Seth Bowden
AFTER KAREN'S HUSBAND was injured, he was out of work for nearly 18 months. Slowly, the family fell short by a few hundred dollars each month on their bills and mortgage. "All the bills just started to accumulate," she explained.Over the course of a year, the family tried to scrape money together. At the same time, they went to Adult and Family Services (AFS), essentially to beg for help. But their caseworker said there were no programs that could help them. In December, their house, in a middle-class neighborhood of Northeast Portland, was foreclosed on and the family was forced to move into a compact rented home, where their 12-year-old son and 10-year-old daughter share a tiny bedroom.

"They pick and choose who they will help," said Karen, in reference to the caseworkers at AFS. Though her husband has since found a job, and they have received assistance from AFS after threatening legal action, Karen bemoans their losses, maintaining that none of them would have happened if their caseworker had fully informed them about AFS programs.

Workers from various social agencies around Portland claim that such incompetence--or, even worse, indifference--is common at AFS. Their claims have been backed up by stories from about a dozen families in Portland who have lost their homes, or are still struggling to obtain help.

The most recent complaints have focused on a new program, a spinoff from the popular welfare-to-work philosophy: the home-work voucher. Although not available when Karen's family was sinking into debt, the program is designed to help "working poor" families pay their rents or mortgages.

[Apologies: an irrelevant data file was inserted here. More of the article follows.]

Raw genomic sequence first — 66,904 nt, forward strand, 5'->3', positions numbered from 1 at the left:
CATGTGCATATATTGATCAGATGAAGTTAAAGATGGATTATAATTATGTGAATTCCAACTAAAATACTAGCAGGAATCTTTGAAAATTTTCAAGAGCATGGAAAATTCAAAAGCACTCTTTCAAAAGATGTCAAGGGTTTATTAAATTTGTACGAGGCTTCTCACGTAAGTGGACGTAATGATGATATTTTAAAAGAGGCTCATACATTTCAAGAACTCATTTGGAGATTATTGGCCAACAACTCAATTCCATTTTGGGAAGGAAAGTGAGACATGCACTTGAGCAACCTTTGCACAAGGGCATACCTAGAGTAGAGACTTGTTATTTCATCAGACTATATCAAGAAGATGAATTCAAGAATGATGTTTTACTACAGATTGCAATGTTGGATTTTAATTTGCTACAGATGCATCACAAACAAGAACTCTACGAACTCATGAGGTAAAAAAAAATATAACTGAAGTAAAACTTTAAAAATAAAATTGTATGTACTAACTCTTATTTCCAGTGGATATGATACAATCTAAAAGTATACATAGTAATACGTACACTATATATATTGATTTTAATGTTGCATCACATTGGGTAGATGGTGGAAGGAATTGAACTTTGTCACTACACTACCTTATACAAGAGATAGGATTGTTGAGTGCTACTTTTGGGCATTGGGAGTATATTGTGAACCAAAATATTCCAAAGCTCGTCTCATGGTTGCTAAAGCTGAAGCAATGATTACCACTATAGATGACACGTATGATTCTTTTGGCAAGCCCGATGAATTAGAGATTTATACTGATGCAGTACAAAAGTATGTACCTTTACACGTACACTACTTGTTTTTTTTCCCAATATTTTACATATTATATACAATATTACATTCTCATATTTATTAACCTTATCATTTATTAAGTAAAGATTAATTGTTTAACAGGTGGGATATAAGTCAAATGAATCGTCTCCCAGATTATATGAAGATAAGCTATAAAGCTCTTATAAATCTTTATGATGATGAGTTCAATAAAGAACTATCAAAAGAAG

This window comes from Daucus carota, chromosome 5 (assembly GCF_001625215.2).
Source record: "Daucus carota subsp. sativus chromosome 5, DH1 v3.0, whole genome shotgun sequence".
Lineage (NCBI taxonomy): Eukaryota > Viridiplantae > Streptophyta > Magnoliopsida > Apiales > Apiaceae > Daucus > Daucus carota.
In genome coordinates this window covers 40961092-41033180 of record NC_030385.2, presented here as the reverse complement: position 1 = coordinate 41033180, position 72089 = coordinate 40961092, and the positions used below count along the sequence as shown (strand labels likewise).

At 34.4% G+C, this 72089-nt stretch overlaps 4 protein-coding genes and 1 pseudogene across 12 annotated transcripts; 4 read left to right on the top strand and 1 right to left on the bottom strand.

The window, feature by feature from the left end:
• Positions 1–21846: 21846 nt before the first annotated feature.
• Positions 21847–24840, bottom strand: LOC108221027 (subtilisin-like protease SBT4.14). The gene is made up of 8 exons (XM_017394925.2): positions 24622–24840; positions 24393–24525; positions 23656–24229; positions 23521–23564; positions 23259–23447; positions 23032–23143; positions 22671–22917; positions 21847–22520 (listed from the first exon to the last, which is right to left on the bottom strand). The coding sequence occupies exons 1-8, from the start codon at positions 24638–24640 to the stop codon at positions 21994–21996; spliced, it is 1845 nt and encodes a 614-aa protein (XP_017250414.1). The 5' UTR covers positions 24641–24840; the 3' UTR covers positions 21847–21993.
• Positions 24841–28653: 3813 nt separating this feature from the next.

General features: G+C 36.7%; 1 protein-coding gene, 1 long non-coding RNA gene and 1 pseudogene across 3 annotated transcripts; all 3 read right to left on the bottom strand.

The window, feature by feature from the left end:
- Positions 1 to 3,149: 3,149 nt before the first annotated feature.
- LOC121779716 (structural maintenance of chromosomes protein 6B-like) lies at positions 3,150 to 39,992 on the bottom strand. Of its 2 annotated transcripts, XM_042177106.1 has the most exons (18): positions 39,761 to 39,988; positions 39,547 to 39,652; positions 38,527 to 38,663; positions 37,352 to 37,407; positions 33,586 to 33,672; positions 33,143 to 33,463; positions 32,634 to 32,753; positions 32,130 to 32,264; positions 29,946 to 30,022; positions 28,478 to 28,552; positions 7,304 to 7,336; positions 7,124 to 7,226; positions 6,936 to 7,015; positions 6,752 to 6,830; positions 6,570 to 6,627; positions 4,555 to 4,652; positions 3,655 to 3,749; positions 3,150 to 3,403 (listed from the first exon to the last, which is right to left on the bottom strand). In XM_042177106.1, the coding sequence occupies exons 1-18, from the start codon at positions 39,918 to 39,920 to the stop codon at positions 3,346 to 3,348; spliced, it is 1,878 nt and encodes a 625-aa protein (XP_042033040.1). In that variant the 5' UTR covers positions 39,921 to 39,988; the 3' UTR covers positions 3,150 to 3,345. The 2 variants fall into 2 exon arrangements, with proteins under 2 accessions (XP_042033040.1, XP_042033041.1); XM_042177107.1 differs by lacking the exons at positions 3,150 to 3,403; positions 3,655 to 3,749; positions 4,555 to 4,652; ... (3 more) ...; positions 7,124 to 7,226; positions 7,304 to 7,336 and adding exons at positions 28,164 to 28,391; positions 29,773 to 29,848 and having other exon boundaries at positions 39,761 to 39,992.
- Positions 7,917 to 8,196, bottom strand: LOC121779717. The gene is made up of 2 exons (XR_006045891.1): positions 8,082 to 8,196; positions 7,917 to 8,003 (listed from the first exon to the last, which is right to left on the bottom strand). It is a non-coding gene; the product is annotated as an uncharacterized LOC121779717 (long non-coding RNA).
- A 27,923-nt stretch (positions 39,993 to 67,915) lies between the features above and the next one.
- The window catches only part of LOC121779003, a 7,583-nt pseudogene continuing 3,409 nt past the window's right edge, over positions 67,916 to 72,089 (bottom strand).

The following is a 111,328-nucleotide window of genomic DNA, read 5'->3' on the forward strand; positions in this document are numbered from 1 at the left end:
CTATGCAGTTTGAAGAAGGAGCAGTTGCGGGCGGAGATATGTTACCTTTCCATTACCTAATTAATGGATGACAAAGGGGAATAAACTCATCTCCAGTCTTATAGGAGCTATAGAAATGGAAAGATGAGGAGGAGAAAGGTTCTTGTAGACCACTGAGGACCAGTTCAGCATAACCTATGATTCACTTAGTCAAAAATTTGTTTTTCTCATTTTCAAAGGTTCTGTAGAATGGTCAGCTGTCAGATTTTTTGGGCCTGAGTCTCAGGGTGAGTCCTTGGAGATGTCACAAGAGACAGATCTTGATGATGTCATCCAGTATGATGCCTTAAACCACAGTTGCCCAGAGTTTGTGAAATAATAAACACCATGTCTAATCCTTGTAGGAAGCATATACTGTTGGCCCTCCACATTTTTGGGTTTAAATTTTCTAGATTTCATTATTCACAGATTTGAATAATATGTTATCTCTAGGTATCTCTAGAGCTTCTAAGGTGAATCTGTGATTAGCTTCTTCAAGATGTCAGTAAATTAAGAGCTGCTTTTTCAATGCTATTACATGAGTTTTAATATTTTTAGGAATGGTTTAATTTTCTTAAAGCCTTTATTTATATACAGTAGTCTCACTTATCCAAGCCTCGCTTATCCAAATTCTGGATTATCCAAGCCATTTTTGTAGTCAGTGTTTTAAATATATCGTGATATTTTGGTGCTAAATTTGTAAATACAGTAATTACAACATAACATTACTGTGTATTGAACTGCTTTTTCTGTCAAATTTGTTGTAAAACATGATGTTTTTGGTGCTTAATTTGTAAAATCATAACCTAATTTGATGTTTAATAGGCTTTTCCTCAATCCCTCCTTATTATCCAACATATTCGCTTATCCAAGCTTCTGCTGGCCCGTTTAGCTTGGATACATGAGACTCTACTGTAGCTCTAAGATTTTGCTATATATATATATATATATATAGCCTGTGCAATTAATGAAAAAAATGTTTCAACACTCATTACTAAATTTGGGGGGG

Under the new program, awarded by way of a federal grant in April, families who are working or seeking work can receive as much as two-thirds of their rent or mortgage through vouchers. To receive the assistance, applicants must commonly pass through a screening process at AFS.

Lorey Freeman, an attorney with Oregon Law Center, complained, "You have to be amazed that it hasn't occurred to caseworkers," referring to the reportedly high incidence of AFS workers neglecting to tell clients about home-work vouchers. Although Freeman works primarily as a policy advocate, she has represented three families in the past several weeks who are trying to obtain benefits from AFS.For their part, AFS and the local agency that oversees the program, Housing Authority of Portland (HAP), have applauded the home-work voucher program. In Multnomah County alone, 700 vouchers are available for low-income families. If all are distributed, this program will infuse $4.3 million in aid to local low-income families over the course of a single year. Judith Brown, Community Resource Coordinator for AFS, explained, "We want to do something for working people to give them an extra boost."

HAP also has remained steadfast with its praise for the program. Rose Bak, Assistant Director for Federal Housing Program at HAP, pointed out that more than half of the 700 vouchers have been distributed in both Multnomah and Washington Counties. "In Washington County," said Bak, "about a hundred families have already found housing and another 300 are looking." The remainder of home-work vouchers must be handed out by mid-April or be forfeited.

But while advocates and working poor families welcome the program, they claim that the distribution of vouchers is inconsistent, largely dependent on the whims of AFS caseworkers.

Besides neglecting to inform needy families about home-work vouchers, critics say that AFS has failed to undertake sufficient outreach efforts. An e-mail recently obtained by the Mercury documents a correspondence between AFS and the Oregon Human Rights Coalition. In the e-mail, AFS asks for assistance in finding needy families--even though a motel filled with out-of-work families is located just a few blocks from the new AFS offices on SE 82nd.